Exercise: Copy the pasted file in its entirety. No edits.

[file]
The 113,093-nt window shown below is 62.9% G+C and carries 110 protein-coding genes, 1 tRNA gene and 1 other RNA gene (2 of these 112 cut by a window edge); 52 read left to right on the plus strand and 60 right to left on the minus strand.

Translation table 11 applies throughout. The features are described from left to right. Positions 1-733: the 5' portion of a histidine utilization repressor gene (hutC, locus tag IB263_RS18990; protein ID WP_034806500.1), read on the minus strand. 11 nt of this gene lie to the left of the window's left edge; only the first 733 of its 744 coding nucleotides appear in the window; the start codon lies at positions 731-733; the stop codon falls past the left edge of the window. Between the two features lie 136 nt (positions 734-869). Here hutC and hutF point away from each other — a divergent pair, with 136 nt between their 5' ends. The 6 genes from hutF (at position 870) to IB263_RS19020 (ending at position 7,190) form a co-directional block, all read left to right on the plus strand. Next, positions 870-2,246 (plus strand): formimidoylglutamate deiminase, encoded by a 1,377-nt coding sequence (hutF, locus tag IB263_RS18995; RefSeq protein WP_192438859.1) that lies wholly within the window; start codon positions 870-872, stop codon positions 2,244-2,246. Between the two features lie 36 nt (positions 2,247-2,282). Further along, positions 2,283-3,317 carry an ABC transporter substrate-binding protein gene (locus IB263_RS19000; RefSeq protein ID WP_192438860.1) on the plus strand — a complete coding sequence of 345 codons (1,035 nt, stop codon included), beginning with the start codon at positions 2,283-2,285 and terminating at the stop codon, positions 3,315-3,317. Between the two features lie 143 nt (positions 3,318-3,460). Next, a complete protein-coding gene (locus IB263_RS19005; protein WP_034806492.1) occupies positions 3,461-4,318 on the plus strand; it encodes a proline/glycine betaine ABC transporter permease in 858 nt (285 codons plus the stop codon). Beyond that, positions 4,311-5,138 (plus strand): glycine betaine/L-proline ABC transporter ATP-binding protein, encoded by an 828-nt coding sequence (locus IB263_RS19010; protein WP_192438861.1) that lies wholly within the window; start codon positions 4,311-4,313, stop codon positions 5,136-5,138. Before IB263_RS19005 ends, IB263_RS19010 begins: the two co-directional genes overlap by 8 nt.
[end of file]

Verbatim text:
The 113,093-nt window shown below is 62.9% G+C and carries 110 protein-coding genes, 1 tRNA gene and 1 other RNA gene (2 of these 112 cut by a window edge); 52 read left to right on the plus strand and 60 right to left on the minus strand.

Translation table 11 applies throughout. The features are described from left to right. Positions 1-733: the 5' portion of a histidine utilization repressor gene (hutC, locus tag IB263_RS18990; protein ID WP_034806500.1), read on the minus strand. 11 nt of this gene lie to the left of the window's left edge; only the first 733 of its 744 coding nucleotides appear in the window; the start codon lies at positions 731-733; the stop codon falls past the left edge of the window. Between the two features lie 136 nt (positions 734-869). Here hutC and hutF point away from each other — a divergent pair, with 136 nt between their 5' ends. The 6 genes from hutF (at position 870) to IB263_RS19020 (ending at position 7,190) form a co-directional block, all read left to right on the plus strand. Next, positions 870-2,246 (plus strand): formimidoylglutamate deiminase, encoded by a 1,377-nt coding sequence (hutF, locus tag IB263_RS18995; RefSeq protein WP_192438859.1) that lies wholly within the window; start codon positions 870-872, stop codon positions 2,244-2,246. Between the two features lie 36 nt (positions 2,247-2,282). Further along, positions 2,283-3,317 carry an ABC transporter substrate-binding protein gene (locus IB263_RS19000; RefSeq protein ID WP_192438860.1) on the plus strand — a complete coding sequence of 345 codons (1,035 nt, stop codon included), beginning with the start codon at positions 2,283-2,285 and terminating at the stop codon, positions 3,315-3,317. Between the two features lie 143 nt (positions 3,318-3,460). Next, a complete protein-coding gene (locus IB263_RS19005; protein WP_034806492.1) occupies positions 3,461-4,318 on the plus strand; it encodes a proline/glycine betaine ABC transporter permease in 858 nt (285 codons plus the stop codon). Beyond that, positions 4,311-5,138 (plus strand): glycine betaine/L-proline ABC transporter ATP-binding protein, encoded by an 828-nt coding sequence (locus IB263_RS19010; protein WP_192438861.1) that lies wholly within the window; start codon positions 4,311-4,313, stop codon positions 5,136-5,138. Before IB263_RS19005 ends, IB263_RS19010 begins: the two co-directional genes overlap by 8 nt.